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Logo of nihpaAbout Author manuscriptsSubmit a manuscriptNIH Public Access; Author Manuscript; Accepted for publication in peer reviewed journal;
Exp Cell Res. Author manuscript; available in PMC Apr 1, 2008.
Published in final edited form as:
PMCID: PMC2118054
NIHMSID: NIHMS20774

REGULATION OF THE HUMAN SOX9 PROMOTER BY Sp1 AND CREB

Abstract

The transcription factor SOX9 is essential for multiple steps during skeletal development, including mesenchymal cell chondrogenesis and endochondral bone formation. We recently reported that the human SOX9 proximal promoter region is regulated by the CCAAT-binding factor through two CCAAT boxes located within 100 bp of the transcriptional start site. Here we report that the human SOX9 proximal promoter is also regulated by the cyclic-AMP response element binding protein (CREB) and Sp1. We show by DNaseI protection and EMSA analysis that CREB and Sp1 interact with specific sites within the SOX9 proximal promoter region. By transient transfection analysis we also demonstrate that mutations of the CREB and Sp1 binding sites result in a profound reduction of SOX9 promoter activity. Chromatin immunoprecipitation (ChIP) assay demonstrated that both Sp1 and CREB interact with the SOX9 promoter in vivo. Finally, we demonstrate that IL-1β treatment of chondrocytes isolated from human normal and osteoarthritic (OA) cartilage down-regulates SOX9 promoter activity, an effect accompanied by a reduction of Sp1 binding to the SOX9 proximal promoter.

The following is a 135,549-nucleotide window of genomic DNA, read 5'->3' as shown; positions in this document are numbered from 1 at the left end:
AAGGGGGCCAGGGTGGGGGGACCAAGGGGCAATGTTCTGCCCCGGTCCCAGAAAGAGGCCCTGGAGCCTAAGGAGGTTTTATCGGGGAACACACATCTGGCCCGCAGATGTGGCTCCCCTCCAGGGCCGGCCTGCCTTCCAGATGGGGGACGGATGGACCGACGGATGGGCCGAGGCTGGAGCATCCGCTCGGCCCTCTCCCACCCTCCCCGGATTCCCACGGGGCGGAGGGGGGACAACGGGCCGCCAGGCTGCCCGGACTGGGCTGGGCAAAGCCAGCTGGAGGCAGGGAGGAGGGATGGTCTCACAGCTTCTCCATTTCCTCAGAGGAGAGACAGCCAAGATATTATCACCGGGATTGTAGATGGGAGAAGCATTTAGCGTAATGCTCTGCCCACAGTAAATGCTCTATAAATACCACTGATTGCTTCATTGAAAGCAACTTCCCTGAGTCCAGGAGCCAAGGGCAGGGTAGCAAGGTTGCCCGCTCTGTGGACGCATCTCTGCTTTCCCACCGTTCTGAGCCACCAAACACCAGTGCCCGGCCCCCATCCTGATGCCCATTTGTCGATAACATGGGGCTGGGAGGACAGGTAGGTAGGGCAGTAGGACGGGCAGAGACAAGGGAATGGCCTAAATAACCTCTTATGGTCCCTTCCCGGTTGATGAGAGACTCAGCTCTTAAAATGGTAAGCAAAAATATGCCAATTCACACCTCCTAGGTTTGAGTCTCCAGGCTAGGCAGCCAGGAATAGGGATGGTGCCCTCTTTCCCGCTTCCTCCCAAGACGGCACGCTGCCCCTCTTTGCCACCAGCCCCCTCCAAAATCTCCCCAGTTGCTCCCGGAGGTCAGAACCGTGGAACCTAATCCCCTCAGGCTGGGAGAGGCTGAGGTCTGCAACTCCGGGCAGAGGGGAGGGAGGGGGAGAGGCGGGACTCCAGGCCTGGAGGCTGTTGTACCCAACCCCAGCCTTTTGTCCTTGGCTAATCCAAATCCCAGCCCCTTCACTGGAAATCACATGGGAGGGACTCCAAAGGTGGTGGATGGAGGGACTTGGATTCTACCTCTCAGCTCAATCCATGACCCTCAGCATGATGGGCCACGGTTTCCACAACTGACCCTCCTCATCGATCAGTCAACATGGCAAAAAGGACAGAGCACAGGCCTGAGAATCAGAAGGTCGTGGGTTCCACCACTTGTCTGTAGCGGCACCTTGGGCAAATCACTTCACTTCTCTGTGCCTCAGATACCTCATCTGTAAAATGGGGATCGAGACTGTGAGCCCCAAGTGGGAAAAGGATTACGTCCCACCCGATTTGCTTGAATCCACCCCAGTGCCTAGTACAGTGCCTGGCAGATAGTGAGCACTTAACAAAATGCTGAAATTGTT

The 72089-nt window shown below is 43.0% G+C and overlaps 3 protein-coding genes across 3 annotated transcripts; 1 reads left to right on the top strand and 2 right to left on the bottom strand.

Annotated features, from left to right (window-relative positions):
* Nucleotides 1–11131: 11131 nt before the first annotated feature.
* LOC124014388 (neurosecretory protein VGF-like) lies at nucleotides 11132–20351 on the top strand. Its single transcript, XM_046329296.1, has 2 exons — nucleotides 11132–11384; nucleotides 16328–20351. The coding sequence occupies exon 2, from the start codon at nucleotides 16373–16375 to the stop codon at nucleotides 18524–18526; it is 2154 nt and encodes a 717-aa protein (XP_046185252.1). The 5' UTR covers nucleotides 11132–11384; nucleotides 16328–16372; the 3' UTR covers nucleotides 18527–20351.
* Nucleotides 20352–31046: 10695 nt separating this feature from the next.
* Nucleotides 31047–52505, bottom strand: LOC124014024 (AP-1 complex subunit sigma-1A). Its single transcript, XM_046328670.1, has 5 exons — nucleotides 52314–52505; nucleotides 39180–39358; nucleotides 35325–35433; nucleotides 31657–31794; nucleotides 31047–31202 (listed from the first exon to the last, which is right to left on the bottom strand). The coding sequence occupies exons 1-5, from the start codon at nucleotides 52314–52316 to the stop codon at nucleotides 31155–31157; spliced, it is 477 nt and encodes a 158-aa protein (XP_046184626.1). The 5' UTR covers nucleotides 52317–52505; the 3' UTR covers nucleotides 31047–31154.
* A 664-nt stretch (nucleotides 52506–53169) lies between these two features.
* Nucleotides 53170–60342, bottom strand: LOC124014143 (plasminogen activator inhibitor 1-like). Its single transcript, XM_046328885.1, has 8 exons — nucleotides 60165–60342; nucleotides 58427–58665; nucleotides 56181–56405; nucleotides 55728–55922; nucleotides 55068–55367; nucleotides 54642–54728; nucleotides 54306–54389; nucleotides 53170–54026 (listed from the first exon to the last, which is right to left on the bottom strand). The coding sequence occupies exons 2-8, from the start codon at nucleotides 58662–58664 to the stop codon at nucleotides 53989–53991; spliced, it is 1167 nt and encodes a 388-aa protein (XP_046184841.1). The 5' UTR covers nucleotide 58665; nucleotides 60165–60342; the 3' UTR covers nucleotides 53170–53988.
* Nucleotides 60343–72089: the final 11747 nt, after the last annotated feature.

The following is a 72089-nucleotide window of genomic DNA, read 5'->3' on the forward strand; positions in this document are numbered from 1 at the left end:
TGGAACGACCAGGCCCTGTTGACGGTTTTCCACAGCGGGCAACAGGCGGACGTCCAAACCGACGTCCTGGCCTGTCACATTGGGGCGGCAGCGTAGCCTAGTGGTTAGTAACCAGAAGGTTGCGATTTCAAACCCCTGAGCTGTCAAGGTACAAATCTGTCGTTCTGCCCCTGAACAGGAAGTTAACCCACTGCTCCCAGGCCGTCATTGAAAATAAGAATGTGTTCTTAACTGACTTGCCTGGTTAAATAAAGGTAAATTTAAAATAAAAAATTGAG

Keywords: Transcription factor, CREB, Sp1, human chondrocytes, gene regulation, human SOX9 promoter, IL-1β, osteoarthritis

INTRODUCTION

The transcription factor SOX9 is expressed during skeletal development in mesenchymal cells, pre-chondrocytes, and differentiated chondrocytes but not in hypertrophic chondrocytes [14]. SOX9 is a potent transcriptional activator of the COL2A1 gene and also controls the expression of other genes encoding chondrocyte-specific extracellular matrix proteins such as aggrecan core protein, COL11A2 and COL9A1 [57]. Studies in mice have shown that SOX9 is required for multiple steps along the chondrocyte differentiation pathway. Sox9/ cells are not able to participate in mesenchymal condensation and hence chondrogenesis, and do not express ECM genes known to be activated by SOX9 in chondrocytes [8]. SOX9 was found to be required for mesenchymal cells to undergo condensation and for chondrogenesis to proceed following condensation [9]. SOX9 was also implicated in regulating the conversion of prehypertrophic into hypertrophic chondrocytes during endochondral bone formation in the growth plate [9]. Based on the considerable evidence linking SOX9 to chondrocyte function and differentiation, SOX9 is considered to be a master regulator of chondrocyte-specific gene expression and chondrogenesis [3, 511].